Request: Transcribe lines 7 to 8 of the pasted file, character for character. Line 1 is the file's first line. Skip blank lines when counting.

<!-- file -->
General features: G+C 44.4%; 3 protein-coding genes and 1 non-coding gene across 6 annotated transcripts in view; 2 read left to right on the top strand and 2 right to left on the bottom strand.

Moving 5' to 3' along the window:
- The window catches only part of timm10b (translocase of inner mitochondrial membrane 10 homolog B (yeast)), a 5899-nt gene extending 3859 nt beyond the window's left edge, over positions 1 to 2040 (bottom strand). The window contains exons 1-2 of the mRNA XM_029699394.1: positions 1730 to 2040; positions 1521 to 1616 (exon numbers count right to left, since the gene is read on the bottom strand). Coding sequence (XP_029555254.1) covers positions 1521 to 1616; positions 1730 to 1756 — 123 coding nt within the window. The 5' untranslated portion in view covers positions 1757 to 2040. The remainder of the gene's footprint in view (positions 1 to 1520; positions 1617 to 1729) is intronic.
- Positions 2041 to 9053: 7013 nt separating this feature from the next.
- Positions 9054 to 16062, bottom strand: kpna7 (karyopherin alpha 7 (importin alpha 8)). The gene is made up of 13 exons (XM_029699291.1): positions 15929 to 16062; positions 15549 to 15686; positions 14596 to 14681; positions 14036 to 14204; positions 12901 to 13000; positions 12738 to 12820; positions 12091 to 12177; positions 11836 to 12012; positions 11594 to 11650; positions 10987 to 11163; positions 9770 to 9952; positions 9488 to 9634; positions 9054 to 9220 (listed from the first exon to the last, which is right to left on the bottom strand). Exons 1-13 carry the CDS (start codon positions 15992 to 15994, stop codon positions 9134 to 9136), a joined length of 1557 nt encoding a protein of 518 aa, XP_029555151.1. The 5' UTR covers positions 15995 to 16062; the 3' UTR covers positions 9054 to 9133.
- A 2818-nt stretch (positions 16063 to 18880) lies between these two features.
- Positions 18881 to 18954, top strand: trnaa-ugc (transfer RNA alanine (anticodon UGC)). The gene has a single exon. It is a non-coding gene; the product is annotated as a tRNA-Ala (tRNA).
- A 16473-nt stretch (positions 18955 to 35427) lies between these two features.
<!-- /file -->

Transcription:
- Positions 18881 to 18954, top strand: trnaa-ugc (transfer RNA alanine (anticodon UGC)). The gene has a single exon. It is a non-coding gene; the product is annotated as a tRNA-Ala (tRNA).
- A 16473-nt stretch (positions 18955 to 35427) lies between these two features.